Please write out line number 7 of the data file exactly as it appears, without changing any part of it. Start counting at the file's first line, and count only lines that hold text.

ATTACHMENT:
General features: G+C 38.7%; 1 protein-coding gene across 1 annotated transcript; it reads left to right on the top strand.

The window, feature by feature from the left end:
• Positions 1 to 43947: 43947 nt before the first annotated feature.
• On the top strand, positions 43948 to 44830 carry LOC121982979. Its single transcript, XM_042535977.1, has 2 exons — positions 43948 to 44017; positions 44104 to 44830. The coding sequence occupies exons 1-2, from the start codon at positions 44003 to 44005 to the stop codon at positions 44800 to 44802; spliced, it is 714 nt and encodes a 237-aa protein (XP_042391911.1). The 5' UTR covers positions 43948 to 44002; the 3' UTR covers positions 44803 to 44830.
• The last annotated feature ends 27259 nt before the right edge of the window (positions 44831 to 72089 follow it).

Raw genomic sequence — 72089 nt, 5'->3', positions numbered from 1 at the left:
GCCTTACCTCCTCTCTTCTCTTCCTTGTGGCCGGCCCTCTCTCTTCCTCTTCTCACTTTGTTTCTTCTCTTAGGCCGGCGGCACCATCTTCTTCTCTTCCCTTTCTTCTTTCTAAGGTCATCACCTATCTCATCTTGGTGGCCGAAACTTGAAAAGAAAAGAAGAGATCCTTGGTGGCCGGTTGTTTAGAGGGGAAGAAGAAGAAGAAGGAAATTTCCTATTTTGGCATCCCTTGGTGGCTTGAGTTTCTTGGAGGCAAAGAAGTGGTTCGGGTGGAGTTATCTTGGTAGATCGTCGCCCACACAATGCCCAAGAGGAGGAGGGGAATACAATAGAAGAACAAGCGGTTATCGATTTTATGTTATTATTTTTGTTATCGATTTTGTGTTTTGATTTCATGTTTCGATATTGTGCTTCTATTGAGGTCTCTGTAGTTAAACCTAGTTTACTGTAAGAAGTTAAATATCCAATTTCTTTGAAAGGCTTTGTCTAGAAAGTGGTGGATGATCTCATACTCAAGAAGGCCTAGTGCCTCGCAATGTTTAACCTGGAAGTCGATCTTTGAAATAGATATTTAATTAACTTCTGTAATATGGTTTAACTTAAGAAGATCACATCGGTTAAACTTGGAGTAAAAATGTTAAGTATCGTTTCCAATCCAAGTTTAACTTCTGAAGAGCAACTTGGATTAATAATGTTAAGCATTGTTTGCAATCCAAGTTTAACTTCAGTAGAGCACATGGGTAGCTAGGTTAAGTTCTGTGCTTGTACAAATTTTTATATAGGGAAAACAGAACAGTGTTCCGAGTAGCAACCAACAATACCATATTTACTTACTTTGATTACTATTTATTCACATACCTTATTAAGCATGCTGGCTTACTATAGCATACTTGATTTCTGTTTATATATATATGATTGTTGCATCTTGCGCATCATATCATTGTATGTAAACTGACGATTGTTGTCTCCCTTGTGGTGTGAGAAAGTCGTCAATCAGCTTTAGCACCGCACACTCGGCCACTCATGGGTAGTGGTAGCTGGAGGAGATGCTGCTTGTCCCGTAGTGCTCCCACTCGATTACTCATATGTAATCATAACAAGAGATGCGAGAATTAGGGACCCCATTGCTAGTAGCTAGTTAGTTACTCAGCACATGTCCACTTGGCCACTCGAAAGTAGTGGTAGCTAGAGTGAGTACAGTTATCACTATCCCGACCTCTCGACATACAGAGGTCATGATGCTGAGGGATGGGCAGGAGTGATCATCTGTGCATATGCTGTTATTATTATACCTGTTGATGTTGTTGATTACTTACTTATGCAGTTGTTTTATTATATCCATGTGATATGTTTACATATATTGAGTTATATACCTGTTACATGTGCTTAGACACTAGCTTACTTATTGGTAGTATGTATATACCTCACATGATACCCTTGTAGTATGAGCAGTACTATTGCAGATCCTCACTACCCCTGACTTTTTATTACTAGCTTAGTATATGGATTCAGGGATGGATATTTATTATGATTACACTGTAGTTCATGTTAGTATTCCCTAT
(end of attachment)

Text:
GCCTTACCTCCTCTCTTCTCTTCCTTGTGGCCGGCCCTCTCTCTTCCTCTTCTCACTTTGTTTCTTCTCTTAGGCCGGCGGCACCATCTTCTTCTCTTCCCTTTCTTCTTTCTAAGGTCATCACCTATCTCATCTTGGTGGCCGAAACTTGAAAAGAAAAGAAGAGATCCTTGGTGGCCGGTTGTTTAGAGGGGAAGAAGAAGAAGAAGGAAATTTCCTATTTTGGCATCCCTTGGTGGCTTGAGTTTCTTGGAGGCAAAGAAGTGGTTCGGGTGGAGTTATCTTGGTAGATCGTCGCCCACACAATGCCCAAGAGGAGGAGGGGAATACAATAGAAGAACAAGCGGTTATCGATTTTATGTTATTATTTTTGTTATCGATTTTGTGTTTTGATTTCATGTTTCGATATTGTGCTTCTATTGAGGTCTCTGTAGTTAAACCTAGTTTACTGTAAGAAGTTAAATATCCAATTTCTTTGAAAGGCTTTGTCTAGAAAGTGGTGGATGATCTCATACTCAAGAAGGCCTAGTGCCTCGCAATGTTTAACCTGGAAGTCGATCTTTGAAATAGATATTTAATTAACTTCTGTAATATGGTTTAACTTAAGAAGATCACATCGGTTAAACTTGGAGTAAAAATGTTAAGTATCGTTTCCAATCCAAGTTTAACTTCTGAAGAGCAACTTGGATTAATAATGTTAAGCATTGTTTGCAATCCAAGTTTAACTTCAGTAGAGCACATGGGTAGCTAGGTTAAGTTCTGTGCTTGTACAAATTTTTATATAGGGAAAACAGAACAGTGTTCCGAGTAGCAACCAACAATACCATATTTACTTACTTTGATTACTATTTATTCACATACCTTATTAAGCATGCTGGCTTACTATAGCATACTTGATTTCTGTTTATATATATATGATTGTTGCATCTTGCGCATCATATCATTGTATGTAAACTGACGATTGTTGTCTCCCTTGTGGTGTGAGAAAGTCGTCAATCAGCTTTAGCACCGCACACTCGGCCACTCATGGGTAGTGGTAGCTGGAGGAGATGCTGCTTGTCCCGTAGTGCTCCCACTCGATTACTCATATGTAATCATAACAAGAGATGCGAGAATTAGGGACCCCATTGCTAGTAGCTAGTTAGTTACTCAGCACATGTCCACTTGGCCACTCGAAAGTAGTGGTAGCTAGAGTGAGTACAGTTATCACTATCCCGACCTCTCGACATACAGAGGTCATGATGCTGAGGGATGGGCAGGAGTGATCATCTGTGCATATGCTGTTATTATTATACCTGTTGATGTTGTTGATTACTTACTTATGCAGTTGTTTTATTATATCCATGTGATATGTTTACATATATTGAGTTATATACCTGTTACATGTGCTTAGACACTAGCTTACTTATTGGTAGTATGTATATACCTCACATGATACCCTTGTAGTATGAGCAGTACTATTGCAGATCCTCACTACCCCTGACTTTTTATTACTAGCTTAGTATATGGATTCAGGGATGGATATTTATTATGATTACACTGTAGTTCATGTTAGTATTCCCTAT